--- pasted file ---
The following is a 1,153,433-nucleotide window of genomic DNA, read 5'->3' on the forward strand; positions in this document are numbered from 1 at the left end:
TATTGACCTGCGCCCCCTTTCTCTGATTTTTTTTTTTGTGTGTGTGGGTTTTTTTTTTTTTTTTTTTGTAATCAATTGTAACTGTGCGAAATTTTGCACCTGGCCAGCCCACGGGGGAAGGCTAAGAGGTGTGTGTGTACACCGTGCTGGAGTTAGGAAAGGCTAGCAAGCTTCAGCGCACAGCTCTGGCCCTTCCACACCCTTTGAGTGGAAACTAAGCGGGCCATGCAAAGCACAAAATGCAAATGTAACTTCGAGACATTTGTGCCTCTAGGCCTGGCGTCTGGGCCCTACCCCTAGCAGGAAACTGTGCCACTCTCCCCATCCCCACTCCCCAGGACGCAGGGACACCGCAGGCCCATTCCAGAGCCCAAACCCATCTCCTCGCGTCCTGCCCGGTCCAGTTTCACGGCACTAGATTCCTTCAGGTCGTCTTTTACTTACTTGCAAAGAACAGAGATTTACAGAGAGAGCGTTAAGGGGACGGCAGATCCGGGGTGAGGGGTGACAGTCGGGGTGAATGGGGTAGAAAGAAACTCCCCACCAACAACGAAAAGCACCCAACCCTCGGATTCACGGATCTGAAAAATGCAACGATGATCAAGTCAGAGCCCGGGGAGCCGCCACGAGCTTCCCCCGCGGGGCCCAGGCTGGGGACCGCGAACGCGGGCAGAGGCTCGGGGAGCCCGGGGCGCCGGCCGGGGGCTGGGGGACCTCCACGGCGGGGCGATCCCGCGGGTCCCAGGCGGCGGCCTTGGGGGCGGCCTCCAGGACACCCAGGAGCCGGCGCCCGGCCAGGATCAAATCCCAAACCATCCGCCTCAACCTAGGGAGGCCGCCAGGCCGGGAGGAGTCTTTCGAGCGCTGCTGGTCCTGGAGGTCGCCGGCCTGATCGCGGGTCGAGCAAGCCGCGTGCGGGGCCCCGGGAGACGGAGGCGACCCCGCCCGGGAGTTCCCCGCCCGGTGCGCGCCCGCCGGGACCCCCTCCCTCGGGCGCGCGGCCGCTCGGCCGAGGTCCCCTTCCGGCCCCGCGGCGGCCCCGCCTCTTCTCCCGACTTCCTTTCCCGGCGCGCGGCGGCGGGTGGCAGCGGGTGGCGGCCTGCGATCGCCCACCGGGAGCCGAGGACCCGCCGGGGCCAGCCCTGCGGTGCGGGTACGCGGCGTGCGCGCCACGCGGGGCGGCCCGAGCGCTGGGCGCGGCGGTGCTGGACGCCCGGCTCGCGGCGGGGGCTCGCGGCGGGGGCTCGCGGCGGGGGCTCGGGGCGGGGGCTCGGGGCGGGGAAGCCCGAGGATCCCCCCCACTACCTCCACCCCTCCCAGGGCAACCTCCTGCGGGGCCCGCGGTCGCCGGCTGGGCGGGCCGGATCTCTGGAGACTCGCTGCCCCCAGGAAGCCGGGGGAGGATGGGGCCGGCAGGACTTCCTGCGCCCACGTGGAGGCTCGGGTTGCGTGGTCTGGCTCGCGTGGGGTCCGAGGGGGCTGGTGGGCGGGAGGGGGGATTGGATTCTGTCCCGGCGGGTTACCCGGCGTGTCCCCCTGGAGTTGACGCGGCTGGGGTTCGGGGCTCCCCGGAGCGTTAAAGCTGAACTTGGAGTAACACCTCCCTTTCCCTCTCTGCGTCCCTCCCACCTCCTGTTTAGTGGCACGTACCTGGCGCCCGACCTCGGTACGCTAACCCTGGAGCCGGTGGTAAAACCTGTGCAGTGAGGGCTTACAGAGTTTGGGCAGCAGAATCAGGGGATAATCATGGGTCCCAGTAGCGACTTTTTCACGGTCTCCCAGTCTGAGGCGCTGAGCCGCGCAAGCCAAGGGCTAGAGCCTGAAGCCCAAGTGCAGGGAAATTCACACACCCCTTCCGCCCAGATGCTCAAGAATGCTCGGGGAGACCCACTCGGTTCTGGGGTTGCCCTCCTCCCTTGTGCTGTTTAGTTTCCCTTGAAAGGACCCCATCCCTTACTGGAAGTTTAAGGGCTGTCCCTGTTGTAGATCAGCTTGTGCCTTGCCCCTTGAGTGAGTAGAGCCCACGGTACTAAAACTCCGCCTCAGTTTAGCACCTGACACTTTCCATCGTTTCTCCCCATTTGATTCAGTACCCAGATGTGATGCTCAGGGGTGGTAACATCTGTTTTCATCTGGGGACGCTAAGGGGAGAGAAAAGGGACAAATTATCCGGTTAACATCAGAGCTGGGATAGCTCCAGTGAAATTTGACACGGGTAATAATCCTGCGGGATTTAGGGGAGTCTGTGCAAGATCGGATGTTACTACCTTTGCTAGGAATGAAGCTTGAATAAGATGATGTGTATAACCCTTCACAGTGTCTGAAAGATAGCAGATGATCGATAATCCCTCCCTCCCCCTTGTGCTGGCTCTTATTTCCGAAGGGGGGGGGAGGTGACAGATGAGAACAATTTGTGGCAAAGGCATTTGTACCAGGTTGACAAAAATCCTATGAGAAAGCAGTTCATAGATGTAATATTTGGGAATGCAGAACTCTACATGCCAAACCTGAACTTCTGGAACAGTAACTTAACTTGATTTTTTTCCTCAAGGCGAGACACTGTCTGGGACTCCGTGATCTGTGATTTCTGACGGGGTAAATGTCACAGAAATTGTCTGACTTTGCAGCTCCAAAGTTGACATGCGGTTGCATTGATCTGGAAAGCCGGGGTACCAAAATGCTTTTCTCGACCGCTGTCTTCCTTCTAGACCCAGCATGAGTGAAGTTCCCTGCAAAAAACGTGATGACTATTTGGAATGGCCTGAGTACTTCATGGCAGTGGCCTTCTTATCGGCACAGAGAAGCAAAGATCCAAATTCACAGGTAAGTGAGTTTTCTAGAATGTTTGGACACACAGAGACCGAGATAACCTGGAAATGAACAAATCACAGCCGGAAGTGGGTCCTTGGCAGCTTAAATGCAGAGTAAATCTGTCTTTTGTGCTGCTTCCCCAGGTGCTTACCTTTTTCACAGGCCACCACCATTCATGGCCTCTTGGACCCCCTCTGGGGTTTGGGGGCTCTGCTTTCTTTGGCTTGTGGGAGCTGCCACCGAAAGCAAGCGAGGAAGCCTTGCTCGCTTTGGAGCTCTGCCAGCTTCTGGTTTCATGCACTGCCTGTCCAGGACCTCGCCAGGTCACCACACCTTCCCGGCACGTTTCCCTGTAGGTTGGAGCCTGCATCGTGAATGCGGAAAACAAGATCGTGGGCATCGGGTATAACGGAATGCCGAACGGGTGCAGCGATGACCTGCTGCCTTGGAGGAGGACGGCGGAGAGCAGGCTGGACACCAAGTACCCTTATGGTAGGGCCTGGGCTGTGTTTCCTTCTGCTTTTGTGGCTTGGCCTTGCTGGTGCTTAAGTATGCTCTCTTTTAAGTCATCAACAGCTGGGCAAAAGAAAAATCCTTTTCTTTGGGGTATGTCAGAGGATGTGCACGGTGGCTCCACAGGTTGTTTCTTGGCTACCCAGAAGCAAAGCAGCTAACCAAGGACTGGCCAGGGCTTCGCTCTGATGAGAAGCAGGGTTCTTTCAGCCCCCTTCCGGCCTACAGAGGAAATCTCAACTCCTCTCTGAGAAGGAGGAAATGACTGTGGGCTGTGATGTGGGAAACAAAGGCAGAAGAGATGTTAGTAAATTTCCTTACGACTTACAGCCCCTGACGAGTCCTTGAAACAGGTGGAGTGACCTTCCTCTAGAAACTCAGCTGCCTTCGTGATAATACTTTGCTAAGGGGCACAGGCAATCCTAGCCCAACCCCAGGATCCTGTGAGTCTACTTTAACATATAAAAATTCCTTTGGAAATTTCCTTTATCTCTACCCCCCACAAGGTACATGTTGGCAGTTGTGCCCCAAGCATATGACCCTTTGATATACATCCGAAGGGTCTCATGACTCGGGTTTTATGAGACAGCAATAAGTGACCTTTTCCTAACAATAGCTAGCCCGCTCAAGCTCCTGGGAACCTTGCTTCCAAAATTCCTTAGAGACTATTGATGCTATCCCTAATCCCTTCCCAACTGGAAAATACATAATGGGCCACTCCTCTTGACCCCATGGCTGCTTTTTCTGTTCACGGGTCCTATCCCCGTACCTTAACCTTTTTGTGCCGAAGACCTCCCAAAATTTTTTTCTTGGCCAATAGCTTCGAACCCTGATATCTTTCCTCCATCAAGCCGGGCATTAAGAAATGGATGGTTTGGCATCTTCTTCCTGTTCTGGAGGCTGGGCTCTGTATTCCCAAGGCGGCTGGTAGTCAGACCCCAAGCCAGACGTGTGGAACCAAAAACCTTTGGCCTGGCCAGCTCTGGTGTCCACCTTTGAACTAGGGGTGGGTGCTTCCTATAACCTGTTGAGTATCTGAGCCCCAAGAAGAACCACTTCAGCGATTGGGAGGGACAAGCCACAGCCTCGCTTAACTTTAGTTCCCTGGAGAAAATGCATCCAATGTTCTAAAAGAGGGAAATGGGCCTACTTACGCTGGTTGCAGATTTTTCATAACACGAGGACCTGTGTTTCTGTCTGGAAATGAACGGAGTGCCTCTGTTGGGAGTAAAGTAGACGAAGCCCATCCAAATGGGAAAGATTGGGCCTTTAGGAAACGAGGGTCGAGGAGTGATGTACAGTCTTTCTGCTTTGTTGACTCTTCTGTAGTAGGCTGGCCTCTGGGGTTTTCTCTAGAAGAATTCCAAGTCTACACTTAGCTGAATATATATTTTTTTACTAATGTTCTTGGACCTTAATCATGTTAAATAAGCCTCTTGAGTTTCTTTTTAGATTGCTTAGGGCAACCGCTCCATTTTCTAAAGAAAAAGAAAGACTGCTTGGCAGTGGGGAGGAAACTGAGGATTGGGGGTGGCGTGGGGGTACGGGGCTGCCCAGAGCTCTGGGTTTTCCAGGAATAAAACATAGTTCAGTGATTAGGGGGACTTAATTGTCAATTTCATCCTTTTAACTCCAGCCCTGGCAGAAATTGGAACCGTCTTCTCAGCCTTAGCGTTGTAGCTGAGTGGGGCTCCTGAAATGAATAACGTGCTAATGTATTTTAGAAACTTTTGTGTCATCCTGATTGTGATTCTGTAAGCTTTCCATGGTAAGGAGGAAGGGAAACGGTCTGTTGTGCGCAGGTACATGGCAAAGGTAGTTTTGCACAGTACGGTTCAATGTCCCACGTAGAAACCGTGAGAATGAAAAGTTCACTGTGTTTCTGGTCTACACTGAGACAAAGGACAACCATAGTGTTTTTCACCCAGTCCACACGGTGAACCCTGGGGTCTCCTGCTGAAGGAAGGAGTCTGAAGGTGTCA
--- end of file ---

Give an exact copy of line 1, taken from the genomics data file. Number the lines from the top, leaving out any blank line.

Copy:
The following is a 1,153,433-nucleotide window of genomic DNA, read 5'->3' on the forward strand; positions in this document are numbered from 1 at the left end: